The arbitrator concluded that coverage was expressly excluded under the CGL policy. Under the Umbrella policy, the arbitrator concluded that: (1) as a policy of motor vehicle liability insurance it was deemed to provide SABS benefits coverage; (2) the ATV met the definition of “automobile” in the policy; and (3) coverage was not affected by the fact that there was no coverage under the OAP policy. As a result, the arbitrator concluded that the ATV was covered for SABS benefits under Farmers’ Umbrella policy, that Farmers was the primary insurer responsible for reimbursing Dominion, and for paying any future SABS benefits.
The court concluded that the decision of the arbitrator did not meet the test of reasonableness. However, the court concluded that the arbitrator had nevertheless reached the correct decision.
The court held that the arbitrator had erred in finding that the ATV met the definition of “automobile” under the Umbrella policy as it was not principally designed for and being used for transportation on public roads. The arbitrator’s finding on this point had ventured into speculation and was inconsistent with the evidence of the incident. However, this did not ultimately assist Farmers. The court noted that Endorsement No. 1 under the Umbrella policy expressly adopted and incorporated the definition of “automobile” in the underlying OAP policy. The parties agreed that the ATV met the definition of “automobile” under the OAP policy. It followed that the question of whether the ATV was an “automobile” under the OAP policy turned on whether the ATV fell within the scope of the Newly Acquired Automobile coverage.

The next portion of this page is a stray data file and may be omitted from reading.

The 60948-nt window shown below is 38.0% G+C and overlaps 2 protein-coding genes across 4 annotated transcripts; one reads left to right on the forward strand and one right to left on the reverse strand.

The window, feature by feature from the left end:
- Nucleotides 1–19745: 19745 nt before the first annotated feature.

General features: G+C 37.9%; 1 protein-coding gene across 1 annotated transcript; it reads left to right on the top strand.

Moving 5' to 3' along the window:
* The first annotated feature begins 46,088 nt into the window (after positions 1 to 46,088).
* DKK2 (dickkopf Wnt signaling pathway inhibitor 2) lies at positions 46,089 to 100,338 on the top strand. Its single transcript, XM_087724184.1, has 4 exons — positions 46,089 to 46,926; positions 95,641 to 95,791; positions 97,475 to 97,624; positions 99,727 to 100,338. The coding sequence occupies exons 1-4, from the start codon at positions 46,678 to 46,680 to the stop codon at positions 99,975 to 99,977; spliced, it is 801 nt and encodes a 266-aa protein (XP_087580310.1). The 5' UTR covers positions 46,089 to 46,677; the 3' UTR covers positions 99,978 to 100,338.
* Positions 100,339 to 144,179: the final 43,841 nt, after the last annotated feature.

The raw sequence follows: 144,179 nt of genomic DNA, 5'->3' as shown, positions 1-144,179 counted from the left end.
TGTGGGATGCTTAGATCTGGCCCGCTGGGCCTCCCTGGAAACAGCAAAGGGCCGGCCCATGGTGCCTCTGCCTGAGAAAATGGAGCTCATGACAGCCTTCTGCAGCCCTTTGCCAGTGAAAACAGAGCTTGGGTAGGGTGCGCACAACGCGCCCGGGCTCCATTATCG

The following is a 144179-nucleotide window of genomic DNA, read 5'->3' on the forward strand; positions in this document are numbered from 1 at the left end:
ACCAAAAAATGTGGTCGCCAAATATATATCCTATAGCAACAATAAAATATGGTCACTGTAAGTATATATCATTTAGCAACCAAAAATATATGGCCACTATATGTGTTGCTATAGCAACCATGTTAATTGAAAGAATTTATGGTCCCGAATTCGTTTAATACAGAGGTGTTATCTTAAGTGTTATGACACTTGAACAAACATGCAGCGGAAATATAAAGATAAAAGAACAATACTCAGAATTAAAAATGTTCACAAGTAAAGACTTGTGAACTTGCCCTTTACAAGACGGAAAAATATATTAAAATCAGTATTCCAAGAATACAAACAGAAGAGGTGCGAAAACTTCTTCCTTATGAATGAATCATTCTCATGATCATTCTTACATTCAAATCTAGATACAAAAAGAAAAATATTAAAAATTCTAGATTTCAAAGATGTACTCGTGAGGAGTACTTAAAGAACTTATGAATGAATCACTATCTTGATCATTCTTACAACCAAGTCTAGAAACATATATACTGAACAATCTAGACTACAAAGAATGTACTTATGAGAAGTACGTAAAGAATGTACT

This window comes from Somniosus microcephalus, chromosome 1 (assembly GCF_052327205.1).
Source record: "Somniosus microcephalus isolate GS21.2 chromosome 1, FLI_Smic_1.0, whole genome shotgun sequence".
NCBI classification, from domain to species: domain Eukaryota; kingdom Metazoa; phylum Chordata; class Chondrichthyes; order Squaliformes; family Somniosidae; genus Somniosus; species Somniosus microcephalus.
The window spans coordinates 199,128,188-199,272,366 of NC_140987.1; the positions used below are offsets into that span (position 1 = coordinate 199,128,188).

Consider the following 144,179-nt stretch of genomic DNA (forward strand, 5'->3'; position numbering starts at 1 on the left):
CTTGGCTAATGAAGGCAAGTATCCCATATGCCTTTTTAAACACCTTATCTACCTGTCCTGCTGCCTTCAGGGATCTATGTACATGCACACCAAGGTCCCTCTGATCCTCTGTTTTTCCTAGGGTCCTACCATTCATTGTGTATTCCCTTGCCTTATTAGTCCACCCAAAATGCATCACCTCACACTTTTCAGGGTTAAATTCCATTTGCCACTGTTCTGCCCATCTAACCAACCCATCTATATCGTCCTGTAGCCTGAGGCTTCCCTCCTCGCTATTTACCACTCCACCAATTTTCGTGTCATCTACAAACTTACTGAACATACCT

The court turned to the previous arbitration decision involving the truck and concluded that the truck had in fact been insured under the Umbrella policy. Endorsement No. 4 to the Umbrella policy contained wording to the effect that the insurance in the Umbrella policy would still apply even if the insured (Farmers) had not maintained the underlying insurance (the OAP policy). It followed that Farmers (as owner) did insure the truck with Farmers (as insurer). As a result, the prerequisite under s. 2.2.1 of the Newly Acquired Automobile that Farmers insure all vehicles it owned was met. As the Newly Acquired Automobile provision of the OAP policy was operative, the ATV was covered under the OAP policy and all provisions of the OAP policy, including SABS benefits coverage, applied to the ATV when the incident occurred. Accordingly, the court held that Farmers was the primary insurer, dismissed the appeal and gave effect to the Funds’ cross appeal.